Steve’s been in Italy almost two weeks already. He left the Saturday before last, graduation day. The whole weekend was chaotic. We had the kids’ grandmother here, commencement, and then–whoosh!–Jordan, Steve, and Jan all flew out Saturday night (and at different times). Our bustling house fell silent. Well, no. There’s still five of us here, but it was bustling, and then it was much less bustling. Jordan is in Italy with Steve. A sort of last minute decision (plus a good airfare) to fill some of this gap before his job-job begins later this month. When else will they get this sort of dad-son time together? Reports via Facebook messenger video (proving to be a bit more reliable than Facetime) are that all is well. Plus, their weather is gorgeous. Emphasis on their. Weather here is still cloudy with a chance of rain, rain, and more rain.
This means that Parker, Anders, and I are flying to Italy this weekend solo. I’m feeling able-bodied, ready for the challenge, confident that they will sleep the whole entire flight. Am I a fool? In denial? Both?
Time is intangible–to me, to you, but especially to a kid–so I printed out a calendar and taped it to our kitchen wall for Parker to cross days off until he sees Dad again. I think I’ve said this before, but in case I haven’t, Parker is pretty obsessed with Dad. If Steve is sitting you can bet Parker’s pushed up against his side, sharing the chair, hanging on him, cuddling. It pretty much gives me heart eyes all the time, the relationship they have. How Parker would do without him for two weeks was what was worrying Steve more than anything else. And only two weeks! The thought of these brave military families who do this for months at a time has entered my mind more than once. Or single parents, period.
William and Lindsey are busy with the end of the year’s activities–band concerts, sports banquets, prom, work, finals, projects. William’s been able to use Steve’s car while he’s been gone so I think he was a little bit, “Bye Dad, I’ll miss you so much, time to go, now please give me your keys.” We’ve got some family coming to stay while we’re gone, so no ragers will be thrown in my living room (in all seriousness, they’re not the type and we’re very grateful).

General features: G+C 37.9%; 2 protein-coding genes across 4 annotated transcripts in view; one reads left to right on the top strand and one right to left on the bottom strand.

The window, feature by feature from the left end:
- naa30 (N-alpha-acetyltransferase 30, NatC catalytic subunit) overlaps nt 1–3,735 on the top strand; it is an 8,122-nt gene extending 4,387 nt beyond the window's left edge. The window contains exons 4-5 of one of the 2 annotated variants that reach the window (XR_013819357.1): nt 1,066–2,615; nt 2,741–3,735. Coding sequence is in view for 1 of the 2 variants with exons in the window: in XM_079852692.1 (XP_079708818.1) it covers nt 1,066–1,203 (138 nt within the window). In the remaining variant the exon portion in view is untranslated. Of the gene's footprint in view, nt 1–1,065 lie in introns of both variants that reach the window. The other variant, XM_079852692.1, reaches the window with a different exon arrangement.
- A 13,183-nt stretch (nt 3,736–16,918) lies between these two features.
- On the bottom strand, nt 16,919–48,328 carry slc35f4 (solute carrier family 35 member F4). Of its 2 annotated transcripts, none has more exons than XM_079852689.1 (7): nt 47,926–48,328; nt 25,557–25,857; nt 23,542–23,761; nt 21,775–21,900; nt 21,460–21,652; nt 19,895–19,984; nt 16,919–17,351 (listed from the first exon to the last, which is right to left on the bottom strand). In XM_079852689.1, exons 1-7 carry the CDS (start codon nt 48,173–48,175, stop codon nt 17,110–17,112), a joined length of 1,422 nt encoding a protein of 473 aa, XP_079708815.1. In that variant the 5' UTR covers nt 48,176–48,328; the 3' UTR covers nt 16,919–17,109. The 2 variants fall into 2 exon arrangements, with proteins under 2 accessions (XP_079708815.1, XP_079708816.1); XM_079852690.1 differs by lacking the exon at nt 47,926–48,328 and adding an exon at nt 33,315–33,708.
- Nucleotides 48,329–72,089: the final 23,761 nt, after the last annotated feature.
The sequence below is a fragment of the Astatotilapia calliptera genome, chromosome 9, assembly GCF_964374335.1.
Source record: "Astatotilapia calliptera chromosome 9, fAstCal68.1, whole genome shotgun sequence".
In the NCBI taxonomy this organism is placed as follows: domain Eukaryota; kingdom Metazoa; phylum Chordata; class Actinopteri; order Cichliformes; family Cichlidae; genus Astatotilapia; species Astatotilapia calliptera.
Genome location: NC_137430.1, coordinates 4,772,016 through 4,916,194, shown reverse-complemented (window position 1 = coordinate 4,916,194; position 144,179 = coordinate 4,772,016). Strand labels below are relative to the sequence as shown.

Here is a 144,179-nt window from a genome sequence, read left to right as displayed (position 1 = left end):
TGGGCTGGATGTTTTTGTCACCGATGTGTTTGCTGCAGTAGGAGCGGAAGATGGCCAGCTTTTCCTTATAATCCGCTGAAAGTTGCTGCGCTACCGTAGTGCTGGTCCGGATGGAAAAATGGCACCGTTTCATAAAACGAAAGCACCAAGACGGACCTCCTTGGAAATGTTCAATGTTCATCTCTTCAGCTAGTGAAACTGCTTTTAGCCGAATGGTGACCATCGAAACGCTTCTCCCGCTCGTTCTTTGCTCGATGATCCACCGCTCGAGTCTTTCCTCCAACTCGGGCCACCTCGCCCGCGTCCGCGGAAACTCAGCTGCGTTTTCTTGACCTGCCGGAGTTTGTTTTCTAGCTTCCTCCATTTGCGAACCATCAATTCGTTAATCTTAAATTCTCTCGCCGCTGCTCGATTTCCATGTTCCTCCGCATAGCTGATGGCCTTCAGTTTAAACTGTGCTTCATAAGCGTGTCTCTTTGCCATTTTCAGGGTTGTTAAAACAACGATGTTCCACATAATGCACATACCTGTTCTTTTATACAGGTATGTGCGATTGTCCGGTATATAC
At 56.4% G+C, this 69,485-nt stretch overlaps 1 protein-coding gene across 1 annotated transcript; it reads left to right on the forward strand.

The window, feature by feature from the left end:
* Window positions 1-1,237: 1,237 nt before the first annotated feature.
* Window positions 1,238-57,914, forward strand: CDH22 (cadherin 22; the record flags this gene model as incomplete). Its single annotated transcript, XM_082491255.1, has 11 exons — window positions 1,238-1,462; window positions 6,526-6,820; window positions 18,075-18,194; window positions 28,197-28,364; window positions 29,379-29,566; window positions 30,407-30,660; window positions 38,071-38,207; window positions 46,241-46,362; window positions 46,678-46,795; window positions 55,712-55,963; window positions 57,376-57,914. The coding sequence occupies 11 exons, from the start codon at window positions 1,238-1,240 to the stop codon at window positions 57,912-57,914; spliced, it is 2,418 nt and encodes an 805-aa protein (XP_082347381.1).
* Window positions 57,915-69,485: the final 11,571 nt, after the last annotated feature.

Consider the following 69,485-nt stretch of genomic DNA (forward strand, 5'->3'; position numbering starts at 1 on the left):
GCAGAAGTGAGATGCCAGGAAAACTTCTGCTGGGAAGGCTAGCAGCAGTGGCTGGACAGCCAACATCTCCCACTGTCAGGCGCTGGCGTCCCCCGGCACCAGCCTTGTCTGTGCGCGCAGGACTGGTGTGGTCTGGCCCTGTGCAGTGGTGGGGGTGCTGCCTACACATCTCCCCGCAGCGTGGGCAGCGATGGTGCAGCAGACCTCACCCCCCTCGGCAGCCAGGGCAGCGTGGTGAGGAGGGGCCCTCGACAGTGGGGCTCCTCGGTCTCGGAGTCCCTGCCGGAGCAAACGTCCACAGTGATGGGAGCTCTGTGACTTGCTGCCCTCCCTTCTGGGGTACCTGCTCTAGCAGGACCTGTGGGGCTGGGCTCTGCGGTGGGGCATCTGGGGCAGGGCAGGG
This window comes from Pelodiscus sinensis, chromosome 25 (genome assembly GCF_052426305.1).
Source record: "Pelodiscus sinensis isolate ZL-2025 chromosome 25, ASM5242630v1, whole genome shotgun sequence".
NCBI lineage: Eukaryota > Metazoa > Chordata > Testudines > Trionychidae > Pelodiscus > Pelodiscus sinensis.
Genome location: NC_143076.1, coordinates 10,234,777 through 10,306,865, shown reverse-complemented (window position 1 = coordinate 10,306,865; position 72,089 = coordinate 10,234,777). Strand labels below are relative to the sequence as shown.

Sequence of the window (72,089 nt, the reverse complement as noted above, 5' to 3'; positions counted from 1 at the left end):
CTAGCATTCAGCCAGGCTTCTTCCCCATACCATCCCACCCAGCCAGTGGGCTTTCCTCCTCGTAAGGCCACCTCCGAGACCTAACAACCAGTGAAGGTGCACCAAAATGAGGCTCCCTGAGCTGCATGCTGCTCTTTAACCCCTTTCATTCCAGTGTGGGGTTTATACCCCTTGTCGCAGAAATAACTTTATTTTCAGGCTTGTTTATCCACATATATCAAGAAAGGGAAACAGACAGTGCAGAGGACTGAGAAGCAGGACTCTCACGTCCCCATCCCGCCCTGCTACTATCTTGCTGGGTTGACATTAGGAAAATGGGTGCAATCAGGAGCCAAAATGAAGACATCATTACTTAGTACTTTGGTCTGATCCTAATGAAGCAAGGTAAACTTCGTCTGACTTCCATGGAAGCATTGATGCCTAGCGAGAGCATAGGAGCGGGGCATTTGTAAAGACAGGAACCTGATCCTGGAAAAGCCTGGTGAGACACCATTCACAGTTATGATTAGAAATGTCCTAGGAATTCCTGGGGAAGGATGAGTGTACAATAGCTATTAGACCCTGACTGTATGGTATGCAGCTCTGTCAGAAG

Parker’s had his last day of school at this incredibly sweet, special, magical preschool that I found over two years ago when he was three years old and this gut-wrenching decision of sending my child to school was upon me. Now, I can’t believe I’ve driven away from there for the last time–or at least, last time with Parker–but I have. I cried as I wrote a novel of gratitude on the teacher’s cards, cried when I gave the cards away, and cried as I hugged them both. A good teacher, one who talks about your child almost like you do, that you can tell just loves your child, is truly priceless. I will never stop singing their praises. I know there’s some of you stellar teachers out there reading this. Thank you! I don’t think you’re thanked enough. We are so lucky to have you.
I’m making lists, checking lists, crossing off from lists: antibacterial wipes (of course that’s the first thing I mention), bathing suits, sunscreen. I’m going to the airport like I’m going to battle. Equipped for anything. “You need some cashews? HERE YOU GO!” “THIRSTY?! HEEEERE!” “Sticky hands? Dirty diaper? Boredom? Bing! Bang! Boom!” Wipes and clean diapers and new! exciting! toys! appear flying through the air with the snap of my fingers like a modern day Mary Poppins in airport appropriate attire.
So excited to lay eyes on that husband of mine. I’ve missed him a lot this trip. We’ve done three weeks apart before, but it was ten years ago. This second-chunk of the two weeks is crawling by and I really want him back in my life. Steve! It’s almost time!